Take a drive down Coles Boulevard in Portsmouth and you’ll see why this is an issue. The city’s roads are in terrible condition. Potholes and bumps are everywhere. Road signs are in disrepair. Sidewalks are littered with weed-filled cracks. This infrastructure crisis is not only a safety issue, it’s an economic development problem as well. Who would want to start a business in a city with such a decrepit built environment? Infrastructure improvement must be a priority.
The most important area of focus for the City of Portsmouth is economic development. For decades, Portsmouth’s economy has been transitioning from a manufacturing economy into a service economy. While this transition is inevitable due to national trends, we can do better to ensure that new job opportunities are available to our citizens.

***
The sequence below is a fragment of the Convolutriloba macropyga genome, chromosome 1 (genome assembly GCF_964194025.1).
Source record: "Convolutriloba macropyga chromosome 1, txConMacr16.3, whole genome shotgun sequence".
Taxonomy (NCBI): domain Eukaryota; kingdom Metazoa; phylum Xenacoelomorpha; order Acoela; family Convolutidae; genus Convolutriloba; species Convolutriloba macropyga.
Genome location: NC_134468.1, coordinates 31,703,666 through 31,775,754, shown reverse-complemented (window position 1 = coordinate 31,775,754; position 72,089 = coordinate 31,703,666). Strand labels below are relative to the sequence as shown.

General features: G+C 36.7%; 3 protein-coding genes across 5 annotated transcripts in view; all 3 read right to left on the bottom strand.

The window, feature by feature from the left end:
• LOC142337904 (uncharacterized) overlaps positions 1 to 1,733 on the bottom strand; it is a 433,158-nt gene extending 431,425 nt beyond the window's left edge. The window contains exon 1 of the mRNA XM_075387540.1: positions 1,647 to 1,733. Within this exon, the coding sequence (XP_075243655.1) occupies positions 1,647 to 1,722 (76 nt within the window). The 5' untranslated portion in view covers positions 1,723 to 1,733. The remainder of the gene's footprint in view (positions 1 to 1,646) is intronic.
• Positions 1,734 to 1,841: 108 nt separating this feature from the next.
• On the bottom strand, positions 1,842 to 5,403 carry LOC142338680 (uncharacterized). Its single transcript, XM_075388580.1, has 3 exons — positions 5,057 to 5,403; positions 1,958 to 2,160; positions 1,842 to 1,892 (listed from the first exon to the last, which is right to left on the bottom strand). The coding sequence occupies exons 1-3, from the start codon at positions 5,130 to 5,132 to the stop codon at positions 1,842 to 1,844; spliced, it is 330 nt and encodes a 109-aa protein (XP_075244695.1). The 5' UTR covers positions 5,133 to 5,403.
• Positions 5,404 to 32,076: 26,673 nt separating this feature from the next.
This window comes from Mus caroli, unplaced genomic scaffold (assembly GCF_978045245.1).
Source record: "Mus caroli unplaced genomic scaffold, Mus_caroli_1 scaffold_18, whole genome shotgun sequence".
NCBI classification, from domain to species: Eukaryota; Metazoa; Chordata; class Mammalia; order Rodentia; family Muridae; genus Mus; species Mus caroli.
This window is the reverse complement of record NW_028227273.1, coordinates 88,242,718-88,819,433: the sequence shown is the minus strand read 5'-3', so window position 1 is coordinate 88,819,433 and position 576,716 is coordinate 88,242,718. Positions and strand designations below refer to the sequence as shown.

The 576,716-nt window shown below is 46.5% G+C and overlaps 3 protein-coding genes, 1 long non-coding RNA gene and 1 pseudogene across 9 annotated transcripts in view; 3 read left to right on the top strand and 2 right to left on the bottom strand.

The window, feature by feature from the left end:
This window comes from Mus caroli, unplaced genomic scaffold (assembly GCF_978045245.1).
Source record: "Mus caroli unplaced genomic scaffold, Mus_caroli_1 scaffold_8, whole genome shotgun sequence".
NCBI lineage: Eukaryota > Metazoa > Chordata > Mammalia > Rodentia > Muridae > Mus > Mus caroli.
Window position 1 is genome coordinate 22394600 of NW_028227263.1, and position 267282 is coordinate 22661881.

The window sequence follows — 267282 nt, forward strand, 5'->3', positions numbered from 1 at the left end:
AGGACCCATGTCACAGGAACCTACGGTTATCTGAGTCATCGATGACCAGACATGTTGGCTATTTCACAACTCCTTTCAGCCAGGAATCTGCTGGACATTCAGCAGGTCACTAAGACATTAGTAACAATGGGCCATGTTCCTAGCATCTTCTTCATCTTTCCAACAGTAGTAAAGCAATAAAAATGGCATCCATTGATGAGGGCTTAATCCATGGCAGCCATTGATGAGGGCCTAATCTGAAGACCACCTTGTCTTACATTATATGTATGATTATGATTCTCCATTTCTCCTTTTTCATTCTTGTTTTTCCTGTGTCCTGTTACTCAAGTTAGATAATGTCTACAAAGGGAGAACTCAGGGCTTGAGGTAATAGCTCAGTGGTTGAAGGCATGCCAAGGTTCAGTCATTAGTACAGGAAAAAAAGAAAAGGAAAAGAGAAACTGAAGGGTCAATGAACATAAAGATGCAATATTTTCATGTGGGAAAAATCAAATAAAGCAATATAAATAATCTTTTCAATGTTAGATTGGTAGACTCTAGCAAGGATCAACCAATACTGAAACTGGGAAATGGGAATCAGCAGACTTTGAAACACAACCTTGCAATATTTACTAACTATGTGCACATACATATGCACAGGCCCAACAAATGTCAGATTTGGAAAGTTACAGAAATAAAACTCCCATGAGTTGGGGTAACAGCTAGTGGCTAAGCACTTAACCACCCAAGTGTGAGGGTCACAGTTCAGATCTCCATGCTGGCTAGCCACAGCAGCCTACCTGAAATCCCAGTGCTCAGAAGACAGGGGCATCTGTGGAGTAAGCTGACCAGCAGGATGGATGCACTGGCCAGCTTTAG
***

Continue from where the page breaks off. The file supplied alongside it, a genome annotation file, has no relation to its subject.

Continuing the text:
As city councilman, I will do everything in my power to spur economic growth by adopting policies that are friendly to businesses large and small. In addition, I will work with the Scioto County Economic Development Department, Shawnee State University, the Kricker Innovation Hub, and the Portsmouth Chamber of Commerce to attract new economic activity to Portsmouth and the surrounding area.
Litter in the streets and blighted property cause a number of issues for the community. First, they make our city less beautiful and they take away from the beauty of our riverfront and historic downtown area. Secondly, it discourages many businesses and people from moving into the area.
The city of Portsmouth is in desperate need for rezoning. It has been many decades since the city in its entirety has implemented new zoning. The biggest issue with the current zoning that is in place is that it allows drug rehabilitation centers to move into residential areas making them less safe for our children and families, while also driving property value down. This is causing the residents of Portsmouth to lose thousands of dollars in their property value.